Here’s a (super simplified) scenario. Say we have two different places that describe our refund policies, and both of those pages link to the same page of meeting notes about changing those policies. Sites, both internal (on the www.lanecc.edu site) and external (including sites run by other organizations, but also places like moodle), link to a page on refund policy. But some link to the first place, and others link to the second page. When you search for refund policies, what do you get in your results?

We can’t be sure – and you might even get the PDF, because it’s getting some page rank from each of the two other pages. But if we had that content on just one page, everyone would link to it correctly, letting search engines value it correctly and making search better for everyone.

Outdated Content

That outdated content is an issue should be obvious, but even content that’s just several years old and no longer relevant can be an issue. We have 732 pages that haven’t been updated in over 4 years. Some of that content has certainly changed since then, and is now incorrect. It’s going to be a tremendous effort for us to go through and figure out which of those pages need updating, and which can just be removed.

Trivial Content

Trivial content is a difficult one. It might be content that you find really important – say, a photo album of an event a few years ago. But if that content isn’t helping the mission of your site and of the website as a whole and isn’t required to be there by law or by grant conditions, ultimately it’s trivial and should probably be removed..

Trivial content doesn’t need to be an entire page. Sometimes it’s just a line, like “Welcome to the Underwater Basketweaving Department!” that purports to make the department look friendly but falls flat. This excess content confuses search, and makes it dififcult for people to find what they need, ultimately leading people to feel like website is cluttered and difficult to navigate.

Long Content

We also have a problem with content length on our site. Sometimes pages are necessarily long, like COPPS policies (though there’s certainly some of those that could use help!). But often pages are so long they make it difficult to find what you need. Due to the way we store our pages, I don’t have an easy way to count words on pages, but I can count letters. These aren’t perfect counts, because they include some of the HTML that helps to style the page, but they’re a great estimate. I did a count of our pages last night and found some crazy pages: 50,000 characters. 80,000 characters. 90,000 characters. If we use an average of 6 letters per word, that’s as much as 15,000 words on a page! Positively insane. How can students find what they need?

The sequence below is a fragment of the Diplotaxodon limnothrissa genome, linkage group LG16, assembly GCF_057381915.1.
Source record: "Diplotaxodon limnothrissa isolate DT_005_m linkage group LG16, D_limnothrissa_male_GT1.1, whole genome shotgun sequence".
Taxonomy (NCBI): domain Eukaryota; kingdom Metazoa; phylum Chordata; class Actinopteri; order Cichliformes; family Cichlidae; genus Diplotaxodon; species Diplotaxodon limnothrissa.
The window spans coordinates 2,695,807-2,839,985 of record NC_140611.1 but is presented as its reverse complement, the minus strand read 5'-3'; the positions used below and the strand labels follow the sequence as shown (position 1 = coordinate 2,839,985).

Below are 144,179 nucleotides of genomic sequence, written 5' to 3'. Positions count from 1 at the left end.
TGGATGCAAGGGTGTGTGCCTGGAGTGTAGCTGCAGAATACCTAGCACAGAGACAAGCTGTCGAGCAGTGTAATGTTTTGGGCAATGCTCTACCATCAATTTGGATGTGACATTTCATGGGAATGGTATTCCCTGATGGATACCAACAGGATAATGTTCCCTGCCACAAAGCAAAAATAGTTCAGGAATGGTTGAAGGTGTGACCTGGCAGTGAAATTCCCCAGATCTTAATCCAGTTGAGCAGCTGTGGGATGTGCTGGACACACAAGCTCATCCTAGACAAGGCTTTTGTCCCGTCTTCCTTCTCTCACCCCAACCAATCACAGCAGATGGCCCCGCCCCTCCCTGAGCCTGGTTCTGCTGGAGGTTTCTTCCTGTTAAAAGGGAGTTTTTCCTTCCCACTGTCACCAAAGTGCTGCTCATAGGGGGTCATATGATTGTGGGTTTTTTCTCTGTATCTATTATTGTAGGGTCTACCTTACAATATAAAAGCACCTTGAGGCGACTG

Our Goals

As editors on the website, we’re enlisting you for help! Here’s the goals we’d love you to help us meet this year:

  1. Reduce the total number of pages on the Lane website by 5% (from 5768 to 5475).
  2. Reduce the number of pages with more than 20,000 characters by 20% (from 193 to 155)
  3. Reduce the average character count of our pages by 10.5%, from 4803 to 4300.
  4. improve the average age of our pages by 6 months, from roughly 24 months old to 18 months old.

Except for the total page count, these goals and statistics are actually calculated against what we call a “basic page”. So these don’t include news releases, COPPS pages, or the landing pages.

On December 1st, we’ll post an update with how we’re doing on each of the goals, then check in again on January 1st to see if we met them.

And of course, if you need any help getting back into editing your pages, let us know! Just contact Lori, Jim, or me and we’ll be happy to help.